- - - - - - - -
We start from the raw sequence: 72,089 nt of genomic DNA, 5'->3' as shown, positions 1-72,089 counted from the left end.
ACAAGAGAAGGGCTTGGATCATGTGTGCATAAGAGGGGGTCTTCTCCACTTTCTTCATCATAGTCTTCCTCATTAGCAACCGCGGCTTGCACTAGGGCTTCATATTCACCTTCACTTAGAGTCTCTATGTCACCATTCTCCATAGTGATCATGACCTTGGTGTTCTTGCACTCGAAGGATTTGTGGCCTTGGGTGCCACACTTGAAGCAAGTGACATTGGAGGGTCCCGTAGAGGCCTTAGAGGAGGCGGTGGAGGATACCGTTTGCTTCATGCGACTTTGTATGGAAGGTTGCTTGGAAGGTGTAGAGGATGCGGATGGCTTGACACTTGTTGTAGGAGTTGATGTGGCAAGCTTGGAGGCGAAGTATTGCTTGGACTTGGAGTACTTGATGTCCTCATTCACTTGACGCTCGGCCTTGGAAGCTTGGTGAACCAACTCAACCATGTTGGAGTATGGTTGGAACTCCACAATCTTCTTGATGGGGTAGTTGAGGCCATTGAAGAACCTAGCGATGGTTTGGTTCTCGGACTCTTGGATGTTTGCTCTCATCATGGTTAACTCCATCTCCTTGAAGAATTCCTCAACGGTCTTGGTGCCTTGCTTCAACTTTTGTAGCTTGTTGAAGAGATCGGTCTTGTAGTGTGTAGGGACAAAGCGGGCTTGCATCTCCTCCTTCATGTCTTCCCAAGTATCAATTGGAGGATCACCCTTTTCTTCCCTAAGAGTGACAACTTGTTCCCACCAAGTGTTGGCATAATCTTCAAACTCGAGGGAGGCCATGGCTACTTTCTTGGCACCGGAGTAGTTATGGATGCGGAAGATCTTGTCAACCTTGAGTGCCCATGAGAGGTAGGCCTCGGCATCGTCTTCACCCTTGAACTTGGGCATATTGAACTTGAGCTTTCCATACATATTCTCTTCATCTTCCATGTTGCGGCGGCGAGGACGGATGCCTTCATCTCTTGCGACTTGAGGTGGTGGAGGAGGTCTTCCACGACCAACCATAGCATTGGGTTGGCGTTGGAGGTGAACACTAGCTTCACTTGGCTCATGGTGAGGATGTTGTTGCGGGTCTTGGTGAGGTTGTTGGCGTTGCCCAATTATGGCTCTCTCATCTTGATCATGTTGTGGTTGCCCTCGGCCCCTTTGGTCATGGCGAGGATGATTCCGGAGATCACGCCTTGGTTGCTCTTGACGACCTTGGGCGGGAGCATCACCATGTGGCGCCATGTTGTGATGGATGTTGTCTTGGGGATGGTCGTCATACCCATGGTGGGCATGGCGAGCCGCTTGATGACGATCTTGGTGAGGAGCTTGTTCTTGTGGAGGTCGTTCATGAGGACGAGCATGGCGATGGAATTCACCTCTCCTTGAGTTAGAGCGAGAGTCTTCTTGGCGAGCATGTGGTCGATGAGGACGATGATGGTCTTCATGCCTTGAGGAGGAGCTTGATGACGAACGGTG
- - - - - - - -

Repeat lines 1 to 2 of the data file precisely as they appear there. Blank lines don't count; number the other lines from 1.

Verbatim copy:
We start from the raw sequence: 72,089 nt of genomic DNA, 5'->3' as shown, positions 1-72,089 counted from the left end.
ACAAGAGAAGGGCTTGGATCATGTGTGCATAAGAGGGGGTCTTCTCCACTTTCTTCATCATAGTCTTCCTCATTAGCAACCGCGGCTTGCACTAGGGCTTCATATTCACCTTCACTTAGAGTCTCTATGTCACCATTCTCCATAGTGATCATGACCTTGGTGTTCTTGCACTCGAAGGATTTGTGGCCTTGGGTGCCACACTTGAAGCAAGTGACATTGGAGGGTCCCGTAGAGGCCTTAGAGGAGGCGGTGGAGGATACCGTTTGCTTCATGCGACTTTGTATGGAAGGTTGCTTGGAAGGTGTAGAGGATGCGGATGGCTTGACACTTGTTGTAGGAGTTGATGTGGCAAGCTTGGAGGCGAAGTATTGCTTGGACTTGGAGTACTTGATGTCCTCATTCACTTGACGCTCGGCCTTGGAAGCTTGGTGAACCAACTCAACCATGTTGGAGTATGGTTGGAACTCCACAATCTTCTTGATGGGGTAGTTGAGGCCATTGAAGAACCTAGCGATGGTTTGGTTCTCGGACTCTTGGATGTTTGCTCTCATCATGGTTAACTCCATCTCCTTGAAGAATTCCTCAACGGTCTTGGTGCCTTGCTTCAACTTTTGTAGCTTGTTGAAGAGATCGGTCTTGTAGTGTGTAGGGACAAAGCGGGCTTGCATCTCCTCCTTCATGTCTTCCCAAGTATCAATTGGAGGATCACCCTTTTCTTCCCTAAGAGTGACAACTTGTTCCCACCAAGTGTTGGCATAATCTTCAAACTCGAGGGAGGCCATGGCTACTTTCTTGGCACCGGAGTAGTTATGGATGCGGAAGATCTTGTCAACCTTGAGTGCCCATGAGAGGTAGGCCTCGGCATCGTCTTCACCCTTGAACTTGGGCATATTGAACTTGAGCTTTCCATACATATTCTCTTCATCTTCCATGTTGCGGCGGCGAGGACGGATGCCTTCATCTCTTGCGACTTGAGGTGGTGGAGGAGGTCTTCCACGACCAACCATAGCATTGGGTTGGCGTTGGAGGTGAACACTAGCTTCACTTGGCTCATGGTGAGGATGTTGTTGCGGGTCTTGGTGAGGTTGTTGGCGTTGCCCAATTATGGCTCTCTCATCTTGATCATGTTGTGGTTGCCCTCGGCCCCTTTGGTCATGGCGAGGATGATTCCGGAGATCACGCCTTGGTTGCTCTTGACGACCTTGGGCGGGAGCATCACCATGTGGCGCCATGTTGTGATGGATGTTGTCTTGGGGATGGTCGTCATACCCATGGTGGGCATGGCGAGCCGCTTGATGACGATCTTGGTGAGGAGCTTGTTCTTGTGGAGGTCGTTCATGAGGACGAGCATGGCGATGGAATTCACCTCTCCTTGAGTTAGAGCGAGAGTCTTCTTGGCGAGCATGTGGTCGATGAGGACGATGATGGTCTTCATGCCTTGAGGAGGAGCTTGATGACGAACGGTG